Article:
“After reviewing Elbaz’s first amended complaint, we conclude that his claims against BHUSD have been waived pursuant to section 35330, subdivision (d). As a matter of law, the tournament constituted a field trip or an excursion, not a school-sponsored activity. There are no allegations to indicate that Elbaz was required to attend, or received credit for, taking part in the tournament. He does not allege that he received a grade for attending the tournament. The tournament occurred when school was not even in session.
“Elbaz asserts that the tournament cannot constitute a field trip because it is participatory in nature, not observatory. In light of the legal authorities discussed above, we decline to construe the phrase ‘field trip’ so narrowly.
“Likewise, we reject Elbaz’s claim that the tournament cannot constitute an excursion because it was not for recreational purposes or for pleasure; it was for competition. Nothing in the statutes or in the case law indicates that a sports competition cannot, as a matter of law, constitute an excursion.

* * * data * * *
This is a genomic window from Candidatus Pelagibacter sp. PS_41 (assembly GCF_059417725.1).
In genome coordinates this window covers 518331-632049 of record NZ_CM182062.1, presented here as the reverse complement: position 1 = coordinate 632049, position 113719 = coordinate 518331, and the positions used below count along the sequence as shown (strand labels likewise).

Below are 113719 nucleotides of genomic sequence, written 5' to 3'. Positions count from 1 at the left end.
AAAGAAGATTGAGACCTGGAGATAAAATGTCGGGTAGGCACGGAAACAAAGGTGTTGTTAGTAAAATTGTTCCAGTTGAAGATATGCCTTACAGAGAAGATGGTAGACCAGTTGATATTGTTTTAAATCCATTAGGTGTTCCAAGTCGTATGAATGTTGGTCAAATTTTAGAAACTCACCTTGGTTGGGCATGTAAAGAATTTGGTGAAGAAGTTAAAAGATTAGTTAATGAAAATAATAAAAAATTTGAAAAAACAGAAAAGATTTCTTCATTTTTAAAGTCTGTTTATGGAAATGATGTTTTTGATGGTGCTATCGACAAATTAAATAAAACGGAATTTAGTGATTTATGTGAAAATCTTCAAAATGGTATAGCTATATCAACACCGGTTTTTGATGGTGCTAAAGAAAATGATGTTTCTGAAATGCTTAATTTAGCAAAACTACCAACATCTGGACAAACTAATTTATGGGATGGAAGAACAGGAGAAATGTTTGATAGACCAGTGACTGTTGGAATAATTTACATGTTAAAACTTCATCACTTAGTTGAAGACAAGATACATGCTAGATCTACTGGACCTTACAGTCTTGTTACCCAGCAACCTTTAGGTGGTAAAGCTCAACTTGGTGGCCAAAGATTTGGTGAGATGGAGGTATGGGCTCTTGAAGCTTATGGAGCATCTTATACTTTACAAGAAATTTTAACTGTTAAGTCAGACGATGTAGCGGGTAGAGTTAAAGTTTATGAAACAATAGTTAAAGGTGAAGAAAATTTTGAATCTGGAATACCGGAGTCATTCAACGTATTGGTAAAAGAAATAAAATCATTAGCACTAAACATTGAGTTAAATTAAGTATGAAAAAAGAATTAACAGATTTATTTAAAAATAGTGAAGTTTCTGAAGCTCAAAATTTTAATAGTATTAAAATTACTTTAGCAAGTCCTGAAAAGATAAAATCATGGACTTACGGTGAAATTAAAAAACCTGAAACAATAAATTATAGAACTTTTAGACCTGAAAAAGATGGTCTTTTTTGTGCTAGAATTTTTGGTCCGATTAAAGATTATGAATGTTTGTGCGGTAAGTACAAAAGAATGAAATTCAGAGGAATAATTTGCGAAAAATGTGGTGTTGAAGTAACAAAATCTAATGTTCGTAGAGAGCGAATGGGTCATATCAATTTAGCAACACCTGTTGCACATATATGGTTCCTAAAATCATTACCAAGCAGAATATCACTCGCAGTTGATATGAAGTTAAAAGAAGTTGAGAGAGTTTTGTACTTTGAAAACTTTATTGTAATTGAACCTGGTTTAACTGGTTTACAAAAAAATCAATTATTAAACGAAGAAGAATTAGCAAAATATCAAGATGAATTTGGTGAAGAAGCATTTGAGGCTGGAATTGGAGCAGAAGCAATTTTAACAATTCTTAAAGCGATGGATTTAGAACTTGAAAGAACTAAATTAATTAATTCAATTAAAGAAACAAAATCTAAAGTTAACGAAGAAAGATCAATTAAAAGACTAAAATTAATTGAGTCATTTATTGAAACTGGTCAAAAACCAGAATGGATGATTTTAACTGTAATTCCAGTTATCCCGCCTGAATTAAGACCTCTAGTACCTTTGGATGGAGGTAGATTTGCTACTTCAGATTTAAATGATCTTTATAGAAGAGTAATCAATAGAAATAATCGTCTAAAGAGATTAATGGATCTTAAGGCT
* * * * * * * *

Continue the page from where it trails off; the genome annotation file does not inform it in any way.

“Elbaz alleges in his first amended complaint that the tournament was a “school-sponsored activity,” and not a field trip or an excursion. These allegations do not save his pleading from demurrer. While we must accept the truth of all facts pled, it is well-established that we do not assume the truth of contentions, deductions, or conclusions of law in the operative complaint. (Aubry v. Tri-City Hospital Dist. (1992) 2 Cal.4th 962, 966-967.) Thus, Elbaz’s attempt to avert dismissal by alleging the conclusion that the tournament constituted a school-sponsored activity fails.
“Elbaz also argues that it is premature to resolve this question now. Rather, if anything, this issue should be decided at the summary judgment stage of the litigation. We disagree. Elbaz has directed us to no evidence that will be adduced that will affect the outcome of this legal issue. And, there is no reason to delay resolution of this question of law.”
Jonathan Elbaz, a Minor, etc., et al. v. Beverly Hills Unified School District; Ct. App. Calif., 2d App. Dist., Div. 2; B195563, 2007 Cal. App. Unpub. LEXIS 4318; 5/30/07
Attorneys of Record: (for Plaintiffs and Appellants) Zimmerman & Kahanowitch, Brian F. Zimmerman and Megan C. Roth. (for Defendant and Respondent) Gibeaut, Mahan & Briscoe and Lisa J. Brown.